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Where have all the arcologists gone...?

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  • Franz Nahrada
    Sorry to interrupt the silence: but if there was ever, ever any time when arcology thinking was needed and relevant, it is now. The flood and hurricane
    Message 1 of 1 , Sep 3, 2005
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      Sorry to interrupt the silence: but if there was ever, ever any time
      when arcology thinking was needed and relevant, it is now.

      The flood and hurricane catastrophy in New Orleans is a first taste
      of things to come; even if humanity manages to reverse global warming
      and reduce the disatrsous tendencies, for decades we will have to
      live with extraodinary anomalies.

      Beside its overall positive impact on the environment and on the
      intensity of human culture, arcology also might prove the only
      solution to shelter us in the dark decades to come.

      A very insightful paper on the city of New Orleans, its crucial role
      for the economy and its strategic importance is circulating through
      the mailing lists and through the blogosphere - please read this:

      http://junkpolitics.blogspirit.com/archive/2005/09/02/stratfor-
      geopolitical-intelligence-report.html

      New Orleans: A Geopolitical Prize
      By George Friedman

      "The American political system was founded in Philadelphia, but the
      American nation was built on the vast farmlands that stretch from the
      Alleghenies to the Rockies. That farmland produced the wealth that
      funded American industrialization: It permitted the formation of a
      class of small landholders who, amazingly, could produce more than
      they could consume. They could sell their excess crops in the east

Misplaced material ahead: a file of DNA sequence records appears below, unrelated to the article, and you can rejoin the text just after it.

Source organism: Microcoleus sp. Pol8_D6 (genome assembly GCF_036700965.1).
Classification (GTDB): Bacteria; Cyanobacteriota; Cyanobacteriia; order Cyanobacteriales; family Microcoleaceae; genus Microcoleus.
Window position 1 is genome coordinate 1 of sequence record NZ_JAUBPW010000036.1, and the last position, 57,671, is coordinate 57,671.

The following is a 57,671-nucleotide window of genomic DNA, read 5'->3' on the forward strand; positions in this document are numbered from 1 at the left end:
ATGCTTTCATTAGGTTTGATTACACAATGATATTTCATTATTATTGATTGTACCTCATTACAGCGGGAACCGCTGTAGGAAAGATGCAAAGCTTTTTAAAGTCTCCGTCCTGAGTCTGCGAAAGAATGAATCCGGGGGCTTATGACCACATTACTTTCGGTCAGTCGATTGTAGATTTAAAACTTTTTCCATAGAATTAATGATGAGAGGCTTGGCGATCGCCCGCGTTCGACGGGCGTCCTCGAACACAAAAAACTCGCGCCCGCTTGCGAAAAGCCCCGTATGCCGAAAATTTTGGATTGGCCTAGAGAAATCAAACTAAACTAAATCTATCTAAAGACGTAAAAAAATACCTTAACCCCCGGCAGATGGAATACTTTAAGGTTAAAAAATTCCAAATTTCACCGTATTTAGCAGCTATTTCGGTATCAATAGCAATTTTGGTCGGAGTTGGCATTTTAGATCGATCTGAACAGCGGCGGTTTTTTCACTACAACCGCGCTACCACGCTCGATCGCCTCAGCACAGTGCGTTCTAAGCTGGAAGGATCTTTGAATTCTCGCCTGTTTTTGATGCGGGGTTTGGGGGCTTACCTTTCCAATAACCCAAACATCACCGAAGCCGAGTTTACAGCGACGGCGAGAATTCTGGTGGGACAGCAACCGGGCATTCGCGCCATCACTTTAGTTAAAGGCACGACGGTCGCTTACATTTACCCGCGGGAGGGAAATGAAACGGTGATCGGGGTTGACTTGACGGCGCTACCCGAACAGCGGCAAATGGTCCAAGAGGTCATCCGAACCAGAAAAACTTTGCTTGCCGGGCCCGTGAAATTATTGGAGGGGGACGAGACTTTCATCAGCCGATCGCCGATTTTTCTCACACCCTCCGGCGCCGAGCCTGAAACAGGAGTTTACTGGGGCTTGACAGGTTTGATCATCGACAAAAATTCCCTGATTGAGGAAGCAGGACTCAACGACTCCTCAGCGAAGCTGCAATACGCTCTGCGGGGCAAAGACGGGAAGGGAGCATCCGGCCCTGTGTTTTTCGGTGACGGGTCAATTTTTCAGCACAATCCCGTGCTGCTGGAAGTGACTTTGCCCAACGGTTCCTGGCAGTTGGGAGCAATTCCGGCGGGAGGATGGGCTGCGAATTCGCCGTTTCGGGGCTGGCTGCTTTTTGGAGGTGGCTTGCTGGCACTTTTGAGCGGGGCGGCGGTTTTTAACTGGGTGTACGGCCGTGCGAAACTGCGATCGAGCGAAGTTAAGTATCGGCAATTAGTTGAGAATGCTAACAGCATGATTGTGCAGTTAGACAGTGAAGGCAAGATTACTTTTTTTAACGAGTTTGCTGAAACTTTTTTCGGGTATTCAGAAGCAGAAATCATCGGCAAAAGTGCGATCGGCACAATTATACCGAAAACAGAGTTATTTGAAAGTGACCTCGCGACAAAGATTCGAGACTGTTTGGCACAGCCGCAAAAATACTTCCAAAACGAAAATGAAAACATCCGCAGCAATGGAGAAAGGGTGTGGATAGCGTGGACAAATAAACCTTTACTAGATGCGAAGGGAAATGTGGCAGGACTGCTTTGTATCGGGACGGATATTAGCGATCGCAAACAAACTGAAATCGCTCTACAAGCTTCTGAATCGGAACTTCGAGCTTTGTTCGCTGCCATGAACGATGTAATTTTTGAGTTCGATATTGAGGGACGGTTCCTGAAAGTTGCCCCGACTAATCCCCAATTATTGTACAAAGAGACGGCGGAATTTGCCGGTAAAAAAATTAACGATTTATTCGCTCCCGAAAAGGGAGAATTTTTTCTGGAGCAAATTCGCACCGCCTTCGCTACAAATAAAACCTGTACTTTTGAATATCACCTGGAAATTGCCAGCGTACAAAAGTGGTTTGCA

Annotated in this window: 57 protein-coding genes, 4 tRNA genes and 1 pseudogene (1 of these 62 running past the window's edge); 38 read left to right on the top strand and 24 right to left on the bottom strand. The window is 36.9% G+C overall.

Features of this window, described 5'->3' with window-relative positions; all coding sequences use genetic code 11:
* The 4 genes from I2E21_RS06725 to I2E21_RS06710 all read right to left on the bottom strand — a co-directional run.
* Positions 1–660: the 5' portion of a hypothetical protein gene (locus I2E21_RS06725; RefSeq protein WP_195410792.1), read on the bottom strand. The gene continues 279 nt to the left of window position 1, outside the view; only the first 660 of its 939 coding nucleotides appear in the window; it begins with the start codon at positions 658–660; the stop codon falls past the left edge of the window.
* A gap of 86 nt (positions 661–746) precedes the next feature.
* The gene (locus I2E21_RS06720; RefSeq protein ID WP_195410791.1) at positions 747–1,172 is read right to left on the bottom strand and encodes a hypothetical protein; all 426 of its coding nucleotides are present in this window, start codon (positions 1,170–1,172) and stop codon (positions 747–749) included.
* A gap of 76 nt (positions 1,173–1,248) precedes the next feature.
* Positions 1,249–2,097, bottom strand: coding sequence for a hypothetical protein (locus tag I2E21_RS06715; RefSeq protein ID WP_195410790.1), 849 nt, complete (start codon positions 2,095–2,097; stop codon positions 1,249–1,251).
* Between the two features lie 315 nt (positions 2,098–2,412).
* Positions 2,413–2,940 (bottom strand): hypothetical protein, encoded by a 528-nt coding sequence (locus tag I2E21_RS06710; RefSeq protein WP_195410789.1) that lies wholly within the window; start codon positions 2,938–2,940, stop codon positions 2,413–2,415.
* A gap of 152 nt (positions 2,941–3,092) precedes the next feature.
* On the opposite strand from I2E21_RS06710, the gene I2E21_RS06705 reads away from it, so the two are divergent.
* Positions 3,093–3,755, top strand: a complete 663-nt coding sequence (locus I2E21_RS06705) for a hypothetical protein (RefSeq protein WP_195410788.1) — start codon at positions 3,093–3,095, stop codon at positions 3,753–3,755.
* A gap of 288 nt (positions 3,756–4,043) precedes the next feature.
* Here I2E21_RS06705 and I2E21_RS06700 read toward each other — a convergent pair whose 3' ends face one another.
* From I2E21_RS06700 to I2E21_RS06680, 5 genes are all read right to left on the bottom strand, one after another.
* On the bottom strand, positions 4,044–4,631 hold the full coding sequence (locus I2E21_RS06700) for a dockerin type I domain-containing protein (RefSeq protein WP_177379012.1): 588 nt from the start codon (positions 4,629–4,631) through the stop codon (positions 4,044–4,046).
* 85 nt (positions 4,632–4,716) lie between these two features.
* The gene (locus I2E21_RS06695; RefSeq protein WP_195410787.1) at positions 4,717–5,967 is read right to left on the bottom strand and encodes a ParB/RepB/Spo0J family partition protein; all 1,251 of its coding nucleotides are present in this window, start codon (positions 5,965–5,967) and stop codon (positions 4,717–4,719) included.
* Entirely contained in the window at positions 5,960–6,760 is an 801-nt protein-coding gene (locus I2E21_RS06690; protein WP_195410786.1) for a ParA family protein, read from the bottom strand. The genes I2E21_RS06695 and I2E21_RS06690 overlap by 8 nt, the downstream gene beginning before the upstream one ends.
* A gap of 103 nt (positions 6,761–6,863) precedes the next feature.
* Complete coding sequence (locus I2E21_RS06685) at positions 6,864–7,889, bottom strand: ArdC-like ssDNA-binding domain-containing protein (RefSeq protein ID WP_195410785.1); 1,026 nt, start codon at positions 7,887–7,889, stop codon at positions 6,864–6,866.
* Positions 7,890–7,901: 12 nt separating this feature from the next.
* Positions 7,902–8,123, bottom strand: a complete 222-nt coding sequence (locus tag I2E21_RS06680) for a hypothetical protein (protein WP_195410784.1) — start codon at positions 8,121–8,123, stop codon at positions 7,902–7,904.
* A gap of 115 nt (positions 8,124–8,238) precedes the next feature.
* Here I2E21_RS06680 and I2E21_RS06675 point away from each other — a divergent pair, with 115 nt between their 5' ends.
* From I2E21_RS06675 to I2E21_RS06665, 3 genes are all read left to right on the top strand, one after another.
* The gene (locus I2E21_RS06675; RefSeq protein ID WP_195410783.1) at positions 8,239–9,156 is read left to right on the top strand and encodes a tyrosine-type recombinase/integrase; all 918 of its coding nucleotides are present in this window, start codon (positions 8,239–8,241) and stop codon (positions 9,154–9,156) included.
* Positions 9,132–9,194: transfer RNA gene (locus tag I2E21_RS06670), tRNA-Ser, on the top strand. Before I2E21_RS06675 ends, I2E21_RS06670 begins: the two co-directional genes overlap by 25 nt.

and in Europe and save that money, which eventually became the
      founding capital of American industry.

      But it was not the extraordinary land nor the farmers and ranchers
      who alone set the process in motion. Rather, it was geography -- the
      extraordinary system of rivers that flowed through the Midwest and
      allowed them to ship their surplus to the rest of the world. All of
      the rivers flowed into one -- the Mississippi -- and the Mississippi
      flowed to the ports in and around one city: New Orleans. It was in
      New Orleans that the barges from upstream were unloaded and their
      cargos stored, sold and reloaded on ocean-going vessels. Until last
      Sunday, New Orleans was, in many ways, the pivot of the American
      economy ....."

      http://junkpolitics.blogspirit.com/archive/2005/09/02/stratfor-
      geopolitical-intelligence-report.html
      ----------------

      On the base of analysis like this, arcologists all over the world
      should enter in lively discussion about the "how to" of New Orleans
      rebirth. Of course that would require not only deep technological
      changes, but also social, political and institutional ones.

      Maybe this idle group can be revitalized by a discussion on this
      matter.

      Franz
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